Google doesn’t have natural access to the same number of developers as Microsoft, making efforts like this important if it is to grow its user base and achieve its long-held ambition to build substantial businesses beyond AdWords.
That business, while healthy, is also showing some signs of stress as revealed in the company’s results announcement yesterday.
But Google still remains a genius at giving away code to rake in big revenue later. The Cloud Platform code could repeat the trick again.
It will still be interesting to see how the open source community responds to this, and how soon it starts ‘kicking the tires’.
In other Linux and open source news
Over the past fifteen years, open source has had a strong corporate aspect to it, perhaps starting when IBM pledged to invest $1 billion on the Linux operating system more than 13 years ago. Despite the benefits of corporate funding of open-source software, some industry observers still question whether open source has become ‘too corporate’.
For those who worry about the outright commercialization of the true open source model, we’d like to introduce you to Pedro Algarvio, contributor to the SaltStack project.
Algarvio is interesting because he fits the original mold of the open-source developer– he writes code because he loves it, and not because he gets paid to do so. It’s easy to overlook such open source developers, highlighting how GNOME, Linux, Apache, Mozilla and so many other initiatives are fueled by developers *not* paid to contribute open-source code.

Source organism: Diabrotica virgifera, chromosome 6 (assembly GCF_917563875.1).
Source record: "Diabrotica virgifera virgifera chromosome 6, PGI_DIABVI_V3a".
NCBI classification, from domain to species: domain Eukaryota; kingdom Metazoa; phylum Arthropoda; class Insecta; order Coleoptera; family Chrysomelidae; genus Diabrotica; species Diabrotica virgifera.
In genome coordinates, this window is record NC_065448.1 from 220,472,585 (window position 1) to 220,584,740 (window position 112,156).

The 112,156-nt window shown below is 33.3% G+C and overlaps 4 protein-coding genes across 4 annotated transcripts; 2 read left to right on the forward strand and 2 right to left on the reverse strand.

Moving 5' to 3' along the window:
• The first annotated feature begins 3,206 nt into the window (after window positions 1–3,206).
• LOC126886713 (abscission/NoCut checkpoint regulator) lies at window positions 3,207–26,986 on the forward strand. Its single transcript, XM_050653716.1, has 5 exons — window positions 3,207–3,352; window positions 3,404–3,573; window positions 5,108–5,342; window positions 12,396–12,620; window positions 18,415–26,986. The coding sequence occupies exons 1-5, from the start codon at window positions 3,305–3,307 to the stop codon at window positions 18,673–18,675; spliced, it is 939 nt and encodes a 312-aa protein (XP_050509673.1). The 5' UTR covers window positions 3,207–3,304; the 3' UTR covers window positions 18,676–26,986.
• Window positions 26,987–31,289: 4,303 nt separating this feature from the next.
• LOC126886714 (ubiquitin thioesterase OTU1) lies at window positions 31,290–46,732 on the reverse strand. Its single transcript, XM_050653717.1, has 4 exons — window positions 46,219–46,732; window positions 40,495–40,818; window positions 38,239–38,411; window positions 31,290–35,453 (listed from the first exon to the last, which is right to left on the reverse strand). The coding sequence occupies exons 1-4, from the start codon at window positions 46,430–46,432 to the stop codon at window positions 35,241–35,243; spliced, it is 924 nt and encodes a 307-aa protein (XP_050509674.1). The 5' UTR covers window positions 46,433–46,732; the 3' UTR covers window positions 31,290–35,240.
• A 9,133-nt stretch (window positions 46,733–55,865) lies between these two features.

But Algarvio plays an important role with Salt, an open-source tool used to manage one’s infrastructure. In some ways similar to Puppet or Chef, Salt distinguishes itself by being lightning fast and very easy-to-use.
But none of this truly explains why Algarvio got involved in the first place. He’s a core contributor to the project, despite having no commercial or other affiliation with the Salt developers, or even with configuration management or infrastructure management for that matter.
Source: The Linux Foundation.